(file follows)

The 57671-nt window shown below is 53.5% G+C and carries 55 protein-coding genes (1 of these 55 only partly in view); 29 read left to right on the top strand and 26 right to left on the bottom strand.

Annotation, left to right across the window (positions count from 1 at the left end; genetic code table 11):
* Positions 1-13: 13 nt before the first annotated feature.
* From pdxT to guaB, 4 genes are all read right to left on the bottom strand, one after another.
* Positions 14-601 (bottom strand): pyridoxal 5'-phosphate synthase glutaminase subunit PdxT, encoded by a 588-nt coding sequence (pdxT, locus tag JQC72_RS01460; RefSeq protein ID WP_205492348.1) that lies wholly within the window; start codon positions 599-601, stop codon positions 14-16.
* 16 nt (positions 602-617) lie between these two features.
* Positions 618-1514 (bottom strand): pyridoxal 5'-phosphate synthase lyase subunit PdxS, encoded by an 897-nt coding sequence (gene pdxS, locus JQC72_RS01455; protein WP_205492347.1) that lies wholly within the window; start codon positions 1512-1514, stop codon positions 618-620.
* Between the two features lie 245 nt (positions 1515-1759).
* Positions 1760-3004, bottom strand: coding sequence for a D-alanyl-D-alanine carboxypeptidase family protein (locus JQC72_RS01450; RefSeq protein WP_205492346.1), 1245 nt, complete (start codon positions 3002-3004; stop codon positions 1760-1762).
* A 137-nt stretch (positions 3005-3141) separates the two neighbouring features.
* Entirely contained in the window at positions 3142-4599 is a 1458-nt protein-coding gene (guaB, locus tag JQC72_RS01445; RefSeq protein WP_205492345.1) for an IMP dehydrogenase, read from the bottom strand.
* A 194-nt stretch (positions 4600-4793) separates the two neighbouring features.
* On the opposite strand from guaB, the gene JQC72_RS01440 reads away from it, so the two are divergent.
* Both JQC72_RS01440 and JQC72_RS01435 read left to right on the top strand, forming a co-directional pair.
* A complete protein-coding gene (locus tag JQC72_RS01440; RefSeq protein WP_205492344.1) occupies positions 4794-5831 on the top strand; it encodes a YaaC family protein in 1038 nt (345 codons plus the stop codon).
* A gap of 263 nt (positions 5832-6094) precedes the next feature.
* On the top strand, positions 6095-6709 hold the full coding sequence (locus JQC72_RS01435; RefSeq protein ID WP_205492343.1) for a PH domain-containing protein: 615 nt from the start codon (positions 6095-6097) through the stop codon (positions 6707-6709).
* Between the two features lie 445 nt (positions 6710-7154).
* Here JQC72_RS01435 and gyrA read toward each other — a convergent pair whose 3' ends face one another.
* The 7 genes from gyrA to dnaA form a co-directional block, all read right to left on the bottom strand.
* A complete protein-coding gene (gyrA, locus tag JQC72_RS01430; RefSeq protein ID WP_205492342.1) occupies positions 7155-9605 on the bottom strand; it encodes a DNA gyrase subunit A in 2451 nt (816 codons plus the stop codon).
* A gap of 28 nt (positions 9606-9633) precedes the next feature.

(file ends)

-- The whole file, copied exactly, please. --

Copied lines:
The 57671-nt window shown below is 53.5% G+C and carries 55 protein-coding genes (1 of these 55 only partly in view); 29 read left to right on the top strand and 26 right to left on the bottom strand.

Annotation, left to right across the window (positions count from 1 at the left end; genetic code table 11):
* Positions 1-13: 13 nt before the first annotated feature.
* From pdxT to guaB, 4 genes are all read right to left on the bottom strand, one after another.
* Positions 14-601 (bottom strand): pyridoxal 5'-phosphate synthase glutaminase subunit PdxT, encoded by a 588-nt coding sequence (pdxT, locus tag JQC72_RS01460; RefSeq protein ID WP_205492348.1) that lies wholly within the window; start codon positions 599-601, stop codon positions 14-16.
* 16 nt (positions 602-617) lie between these two features.
* Positions 618-1514 (bottom strand): pyridoxal 5'-phosphate synthase lyase subunit PdxS, encoded by an 897-nt coding sequence (gene pdxS, locus JQC72_RS01455; protein WP_205492347.1) that lies wholly within the window; start codon positions 1512-1514, stop codon positions 618-620.
* Between the two features lie 245 nt (positions 1515-1759).
* Positions 1760-3004, bottom strand: coding sequence for a D-alanyl-D-alanine carboxypeptidase family protein (locus JQC72_RS01450; RefSeq protein WP_205492346.1), 1245 nt, complete (start codon positions 3002-3004; stop codon positions 1760-1762).
* A 137-nt stretch (positions 3005-3141) separates the two neighbouring features.
* Entirely contained in the window at positions 3142-4599 is a 1458-nt protein-coding gene (guaB, locus tag JQC72_RS01445; RefSeq protein WP_205492345.1) for an IMP dehydrogenase, read from the bottom strand.
* A 194-nt stretch (positions 4600-4793) separates the two neighbouring features.
* On the opposite strand from guaB, the gene JQC72_RS01440 reads away from it, so the two are divergent.
* Both JQC72_RS01440 and JQC72_RS01435 read left to right on the top strand, forming a co-directional pair.
* A complete protein-coding gene (locus tag JQC72_RS01440; RefSeq protein WP_205492344.1) occupies positions 4794-5831 on the top strand; it encodes a YaaC family protein in 1038 nt (345 codons plus the stop codon).
* A gap of 263 nt (positions 5832-6094) precedes the next feature.
* On the top strand, positions 6095-6709 hold the full coding sequence (locus JQC72_RS01435; RefSeq protein ID WP_205492343.1) for a PH domain-containing protein: 615 nt from the start codon (positions 6095-6097) through the stop codon (positions 6707-6709).
* Between the two features lie 445 nt (positions 6710-7154).
* Here JQC72_RS01435 and gyrA read toward each other — a convergent pair whose 3' ends face one another.
* The 7 genes from gyrA to dnaA form a co-directional block, all read right to left on the bottom strand.
* A complete protein-coding gene (gyrA, locus tag JQC72_RS01430; RefSeq protein ID WP_205492342.1) occupies positions 7155-9605 on the bottom strand; it encodes a DNA gyrase subunit A in 2451 nt (816 codons plus the stop codon).
* A gap of 28 nt (positions 9606-9633) precedes the next feature.